Universidad Austral de Chile
  • Valdivia, Región de Los Ríos, Chile
Recent publications
Forest restoration aims to increase forest cover, structure, function, and/or species composition, and it influences hydrology through the partitioning of precipitation into evapotranspiration and streamflow. This paper provides a conceptual framework for forest restoration and hydrology, reviews the literature on forest hydrology that is relevant to forest restoration, and assesses practical forest restoration approaches, their hydrologic effects, and tradeoffs. The hydrologic effects of three types of forest are assessed: mature and old-growth forests, which often are the reference model for restoration; managed forest plantations, which dominated early efforts for forest restoration; and the early stages of native forest succession, an increasingly popular, ecologically-oriented or nature-based approach to forest restoration. This review indicates that mature and old-growth forests have high evapotranspiration and consistent water yield, provided by moderated peak discharges and sustained low flows, while water yield is low from managed forest plantations, especially during dry periods. The early stages of native forest succession may provide greater water yield and increased low flows compared with managed plantations. Inclusion of native species and natural processes in forest restoration can increase some hydrological benefits relative to other forest restoration approaches. Although forest restoration affects hydrology, few studies examine the hydrologic effects of specific forest restoration practices such as choice of species, silvicultural practices, legacies of past land use, and geographic setting. Forest managers and ecologists can play valuable roles by designing studies that explore the hydrologic effects of forest restoration approaches on time scales relevant to ecological succession and forest management under a changing climate.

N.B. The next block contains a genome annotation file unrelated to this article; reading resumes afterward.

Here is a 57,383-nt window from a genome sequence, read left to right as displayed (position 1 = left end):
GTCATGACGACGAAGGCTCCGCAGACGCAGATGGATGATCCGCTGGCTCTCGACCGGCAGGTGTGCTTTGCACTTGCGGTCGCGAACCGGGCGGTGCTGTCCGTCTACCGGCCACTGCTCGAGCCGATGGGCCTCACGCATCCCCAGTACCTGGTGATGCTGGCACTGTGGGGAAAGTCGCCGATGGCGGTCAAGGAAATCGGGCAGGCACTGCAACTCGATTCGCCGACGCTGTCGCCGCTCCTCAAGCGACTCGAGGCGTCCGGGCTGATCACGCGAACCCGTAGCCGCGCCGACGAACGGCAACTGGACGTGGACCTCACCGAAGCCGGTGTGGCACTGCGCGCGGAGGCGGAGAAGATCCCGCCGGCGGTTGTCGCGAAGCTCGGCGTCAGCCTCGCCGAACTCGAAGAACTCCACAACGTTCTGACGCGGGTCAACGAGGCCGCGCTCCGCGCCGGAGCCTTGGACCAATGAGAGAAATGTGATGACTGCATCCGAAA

Objective: The aim of this study was to compare academic achievement, cognitive performance, playtime, bullying, and discrimination in adolescents according to traditional uniforms (TUs) and sports uniforms (SUs) worn at school, while simultaneously exploring the influence of the school vulnerability index. Methods: A total of 988 Chilean adolescents (52.6% boys) aged 10–14 years participated in this cross-sectional study. Academic achievement was evaluated by the average grade in maths, language, and science grades, while cognitive performance was assessed through eight cognitive tasks. TUs affecting physical activity, playtime, bullying, and discrimination were queried. Mixed model analyses were performed. Results: No differences were observed in academic achievement (TU: 5.4 ± 0.1 vs. SU: 5.5 ± 0.2, p = 0.785) or in cognitive performance (TU: 99.6 ± 0.8 vs. SU: 98.9 ± 1.8, p = 0.754) according to the school uniform type. Moreover, 64.1% of participants declared that wearing TU affects their physical activity (traditional uniforms: +8min and sports uniforms: +20min), and those who believed so spent more time playing than those who answered negatively (14.5 min, p = 0.012). Finally, adolescents wearing SU displayed a lower feeling of bullying and discrimination; this finding depended mainly on the school’s vulnerability. Conclusion: It is concluded that wearing TU does not show an educational advantage at an academic and cognitive level that justifies its obligation. In addition, it could be suggested that schools consider adolescents’ opinions in adopting a more comfortable uniform, such as the SU. This feasible and low-cost measure would help to increase adolescents’ physical activity during the school day, and, contrary to belief, it would not be related to increased feelings of bullying and discrimination.